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What is the secret of photographing Hummingbirds?

Lamoine Einspahr , Sep 09, 2005; 10:07 a.m.

I was using a Rebel, 100-400LIS on a Bogen tripod with IS off at F5.6, and a EX550 strobe. I can not freeze the wings or get a sharp enough photo to satisfy. 640th of second was the fastest shutter I could use Not enought light was the culprit, but for the next effort, I would like help. What shutter speed will provide stop action on a hovering hummigbird? With that knowledge to start with I can determine if I have or can get the neccessary equpment, lighting or lenses. Thanks! Lamoine


Hummingbird hovering

Responses


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Anupam Basu , Sep 09, 2005; 10:12 a.m.

I haven't tried shooting hummingbirds, but I think it's impractical to try and freeze the wings with shutter speed. Flash is the way to go for that - make it your main light source.

-A

Lamoine Einspahr , Sep 09, 2005; 10:24 a.m.

I checked after posting, sorry, but this one photo was shot with 800th of second and boosted out of RAW to gain exposure. The Camera was on Manual and I experimented with faster shutter speeds and trying to get the flash to carry the load, but not enough light. I used the high speed focal plane flash mode. It was obviously daylight and too much ambient light to depend totally on flash, by experiment. I tried TV, AV, and P modes. Manual produced the best images. I've seen some very nice hummer photos, and I would like to produce my own. Pride you know. A second EX550 would only gain one stop. I believe I may need two or three stops to get what I want. The starting shutter speed is my start. The Rebel is a GREAT camera, but anything more than 400 ISO is too noisy. Lamoine

Mark U , Sep 09, 2005; 10:25 a.m.

You need to achieve very short flash durations, which means NOT using high speed sync, but rather setting the camera in M mode with the shutter speed set to max X sync, and an aperture that would result in significant (say 2 stop+) underexposure without the flash. Flash duration is minimised by keeping the flash to subject distance short. A long wired or wireless release can help to allow your tripod to be positioned reasonably close without disturbing the bird. There is no practical benefit to increasing ISO, because you will need to use a narrower aperture to reduce the ambient exposure, offsetting the benefit to effective flash guide number. However, using a Better Beamer will increase the flash illumination by concentrating the beam, allowing shorter duration flash. You need to be using your lens at 200mm plus if you use the flash extender, because otherwise the flash beam is too narrow. The other way to boost effective flash power is to add one or more slave flashes.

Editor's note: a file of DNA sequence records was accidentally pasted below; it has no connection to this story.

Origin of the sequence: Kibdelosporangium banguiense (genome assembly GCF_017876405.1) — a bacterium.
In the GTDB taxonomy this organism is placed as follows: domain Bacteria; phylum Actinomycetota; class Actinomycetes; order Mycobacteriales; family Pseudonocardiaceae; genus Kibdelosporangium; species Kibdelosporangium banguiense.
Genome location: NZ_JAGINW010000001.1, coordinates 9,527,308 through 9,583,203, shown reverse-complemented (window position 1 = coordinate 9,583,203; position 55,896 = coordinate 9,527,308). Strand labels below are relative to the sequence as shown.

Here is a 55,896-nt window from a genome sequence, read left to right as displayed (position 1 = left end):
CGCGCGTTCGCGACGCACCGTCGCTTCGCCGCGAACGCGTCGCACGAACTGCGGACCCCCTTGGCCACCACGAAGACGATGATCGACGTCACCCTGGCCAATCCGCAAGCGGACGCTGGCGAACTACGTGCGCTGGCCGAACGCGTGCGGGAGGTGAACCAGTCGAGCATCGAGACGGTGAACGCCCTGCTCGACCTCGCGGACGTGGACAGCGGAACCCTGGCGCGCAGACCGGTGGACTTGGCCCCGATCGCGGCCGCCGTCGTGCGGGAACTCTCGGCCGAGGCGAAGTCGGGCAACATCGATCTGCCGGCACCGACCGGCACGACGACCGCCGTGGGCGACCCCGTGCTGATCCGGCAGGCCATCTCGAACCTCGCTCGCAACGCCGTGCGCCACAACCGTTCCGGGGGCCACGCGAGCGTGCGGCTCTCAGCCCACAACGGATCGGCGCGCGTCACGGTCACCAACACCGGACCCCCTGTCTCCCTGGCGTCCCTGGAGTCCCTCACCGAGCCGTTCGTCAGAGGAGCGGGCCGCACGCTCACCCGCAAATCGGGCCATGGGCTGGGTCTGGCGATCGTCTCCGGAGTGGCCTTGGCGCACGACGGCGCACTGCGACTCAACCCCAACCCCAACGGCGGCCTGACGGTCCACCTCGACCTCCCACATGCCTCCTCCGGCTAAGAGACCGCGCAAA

Casey Wigginton , Sep 09, 2005; 10:38 a.m.

I use a Canon Powershot A-85 (cheap point and shoot). With the in camera flash on, I set it on Shutter priority mode with a shutter speed of 500th of a second (b/c that's as fast as I can sync my flash with it). I handhold the camera. For some reason I am able to stop the wings in flight. Here is an example:


Attachment: Photo 066.jpg

Casey Wigginton , Sep 09, 2005; 10:40 a.m.

Another one I shot.


Attachment: Photo 065.jpg

Robin Sibson , Sep 09, 2005; 10:46 a.m.

Mark U puts his finger on the vital point, which is that the Canon Speedlites control output by controlling flash duration. I do not know what the full-power duration of the 550EX is, but I would be surprised if it was longer than 1/500 at most, probably more like 1/1000 (we are talking conventional flash here, not HSS which works differently), so if you are close enough to take it down to a low level of output, say 1/32-power which if I remember rightly is the lowest manual setting, you will have a flash duration of no more than 1/16000. OK, the intensity-by-time plot may not look too much like a square pulse at that level, but you see the idea. Should be quick enough to do the job.

Mark U , Sep 09, 2005; 10:54 a.m.

Perhaps I should have added that you should be aiming to shoot at the widest aperture consistent with ambient underexposure and a shutter speed of <= max X sync. It can be advantageous shooting when ambient light levels are lower, as it might allow a wider aperture while still underexposing, resulting in the need for a shorter duration flash to illuminate the bird.

Scott Matchunis , Sep 09, 2005; 10:59 a.m.

I have been experimenting with hummers too as there is a nice aviary only a few minutes from my house. It is going to be hard to freeze the wings entirely. I have tried with and without flash. Flash gives better exposure but as noted, hard to get high shutter speed. The other tactic to take is to get a good exposure and sharp focus on the body/head/eye/beak and consider the blurred wings to be artistic effect.

Conrad Erb - Philadelphia, PA , Sep 09, 2005; 11:14 a.m.

put the flash as close to the bird as you comfortably can. put the flash on its lowest power setting - lower power flashes are shorter. use the highest sync speed you can. studio lights would be best, but you probably can't do that with a hummingbird...


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